Twyla Tharp. Photo: Gjon Mili
Twyla Tharp may have more popular breadth than any of her choreographer peers, though it’s hard to say how she is best known. It could be for her Broadway shows, such as Movin’ Out, for which she won a Tony Award; for the films she’s choreographed, including White Nights; or for the three books she has authored. Or because she has embraced all types of music, from classical to chart-topping pop. What is certain is that she has never compromised on concept, technique, or principle throughout her prolific career.
In her early work from the 1960s, Tharp disassembled, analyzed, and re-created conventional jazz and modern movement, turning it inside out, running it in retrograde. She crafted roiling, cursive phrases that flowed seamlessly or darted unpredictably. It was too technical to be called strictly postmodern, despite the loopy, relaxed demeanor and the dollops of pedestrian movement.
In the 1970s, she began working with Mikhail Baryshnikov—then a guest principal with the American Ballet Theatre (ABT)—who, with a similar compact build, mop of hair, and physical genius, became a male doppelgänger for Tharp. On him, she could satisfactorily combine jazzy, pelvis-swiveling movement with bravura ballet, topped off with his irresistible charisma. She choreographed Push Comes to Shove, featuring Baryshnikov, for ABT in 1976, and began choreographing more with ballet.
In addition to making inroads into opera houses, Tharp ventured onto Broadway in 1981 with The Catherine Wheel, a collaboration with musician David Byrne. The explosive culminating segment, “The Golden Section,” is today performed as a self-contained piece by marquee companies, including Alvin Ailey American Dance Theater, and is considered a “Mt. Everest” of dance, something to be conquered rather than simply performed. Her company premiered In the Upper Room, to David Byrne’s music, in 1986. Combining brisk ballet with what resemble aerobic exercises, it remains a litmus test of top ballet companies’ technical and adaptive capabilities. The Catherine Wheel and In the Upper Room were performed in 1987 during a monthlong run at BAM, along with many other Tharp works, including classics such as Baker’s Dozen and Nine Sinatra Songs. Tharp has pushed the definition of musical theater with her Broadway paeans to Billy Joel, Bob Dylan, and Frank Sinatra, letting the oft-familiar music fill ears while her choreography visually tells the story, eliminating spoken text’s primacy.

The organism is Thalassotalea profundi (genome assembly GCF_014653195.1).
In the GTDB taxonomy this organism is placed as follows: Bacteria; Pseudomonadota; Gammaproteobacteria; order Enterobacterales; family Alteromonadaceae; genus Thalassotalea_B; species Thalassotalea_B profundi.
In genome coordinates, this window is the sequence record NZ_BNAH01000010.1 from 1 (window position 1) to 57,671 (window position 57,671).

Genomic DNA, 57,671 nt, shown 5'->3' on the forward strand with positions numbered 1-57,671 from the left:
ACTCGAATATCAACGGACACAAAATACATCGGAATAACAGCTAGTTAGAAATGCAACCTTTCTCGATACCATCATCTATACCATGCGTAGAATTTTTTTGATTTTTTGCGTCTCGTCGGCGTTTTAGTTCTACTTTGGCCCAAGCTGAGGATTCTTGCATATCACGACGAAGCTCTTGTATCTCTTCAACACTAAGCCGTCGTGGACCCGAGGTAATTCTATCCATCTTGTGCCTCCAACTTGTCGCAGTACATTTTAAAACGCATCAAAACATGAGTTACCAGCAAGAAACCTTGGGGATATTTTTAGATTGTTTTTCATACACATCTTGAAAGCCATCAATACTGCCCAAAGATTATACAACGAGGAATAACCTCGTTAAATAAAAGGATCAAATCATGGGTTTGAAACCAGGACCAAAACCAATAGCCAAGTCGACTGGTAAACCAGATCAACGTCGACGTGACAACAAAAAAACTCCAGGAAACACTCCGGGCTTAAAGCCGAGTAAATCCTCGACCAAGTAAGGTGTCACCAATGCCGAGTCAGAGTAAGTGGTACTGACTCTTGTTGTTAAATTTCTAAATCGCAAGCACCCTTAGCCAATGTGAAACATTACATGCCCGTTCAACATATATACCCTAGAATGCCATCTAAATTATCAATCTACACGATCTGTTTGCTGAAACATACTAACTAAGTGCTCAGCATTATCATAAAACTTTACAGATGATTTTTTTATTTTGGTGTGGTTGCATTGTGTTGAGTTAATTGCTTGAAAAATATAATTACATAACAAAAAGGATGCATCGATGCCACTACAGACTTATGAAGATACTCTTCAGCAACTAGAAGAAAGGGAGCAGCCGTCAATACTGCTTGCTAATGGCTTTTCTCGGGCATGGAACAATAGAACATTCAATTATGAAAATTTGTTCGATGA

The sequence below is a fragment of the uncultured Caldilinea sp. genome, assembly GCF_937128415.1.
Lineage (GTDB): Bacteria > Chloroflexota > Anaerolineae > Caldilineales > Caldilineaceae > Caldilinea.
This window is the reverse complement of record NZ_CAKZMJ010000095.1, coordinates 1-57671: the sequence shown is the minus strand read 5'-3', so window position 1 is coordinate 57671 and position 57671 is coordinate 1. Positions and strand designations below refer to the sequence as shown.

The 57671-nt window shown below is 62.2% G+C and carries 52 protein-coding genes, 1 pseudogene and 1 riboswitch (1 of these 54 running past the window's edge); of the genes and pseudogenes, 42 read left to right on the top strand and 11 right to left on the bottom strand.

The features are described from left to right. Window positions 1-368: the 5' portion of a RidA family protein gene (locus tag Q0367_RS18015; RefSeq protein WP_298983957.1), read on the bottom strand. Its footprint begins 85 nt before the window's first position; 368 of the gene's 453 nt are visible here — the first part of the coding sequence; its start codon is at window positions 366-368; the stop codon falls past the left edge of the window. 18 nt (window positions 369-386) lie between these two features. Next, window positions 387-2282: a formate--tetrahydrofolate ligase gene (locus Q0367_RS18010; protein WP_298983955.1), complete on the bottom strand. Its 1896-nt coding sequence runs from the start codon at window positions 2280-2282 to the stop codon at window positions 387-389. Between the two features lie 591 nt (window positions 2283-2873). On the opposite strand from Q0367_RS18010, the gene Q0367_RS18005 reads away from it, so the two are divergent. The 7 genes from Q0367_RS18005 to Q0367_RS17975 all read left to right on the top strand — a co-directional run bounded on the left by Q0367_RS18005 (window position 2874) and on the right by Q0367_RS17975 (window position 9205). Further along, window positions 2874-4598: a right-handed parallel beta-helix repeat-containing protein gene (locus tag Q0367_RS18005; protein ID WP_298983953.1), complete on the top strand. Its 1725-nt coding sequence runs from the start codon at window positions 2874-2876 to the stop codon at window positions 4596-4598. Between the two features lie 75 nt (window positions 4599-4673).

Toward the end of ABT’s rendition of Upper Room, exhaustion sets in, but the dancers tap into deep reserves of skill, muscle memory, and will, and soldier on to a rousing finale. The same might be said of Tharp throughout her work’s journey.
Reprinted from BAM: The Complete Works. Click here for more information on the book and here to purchase a copy.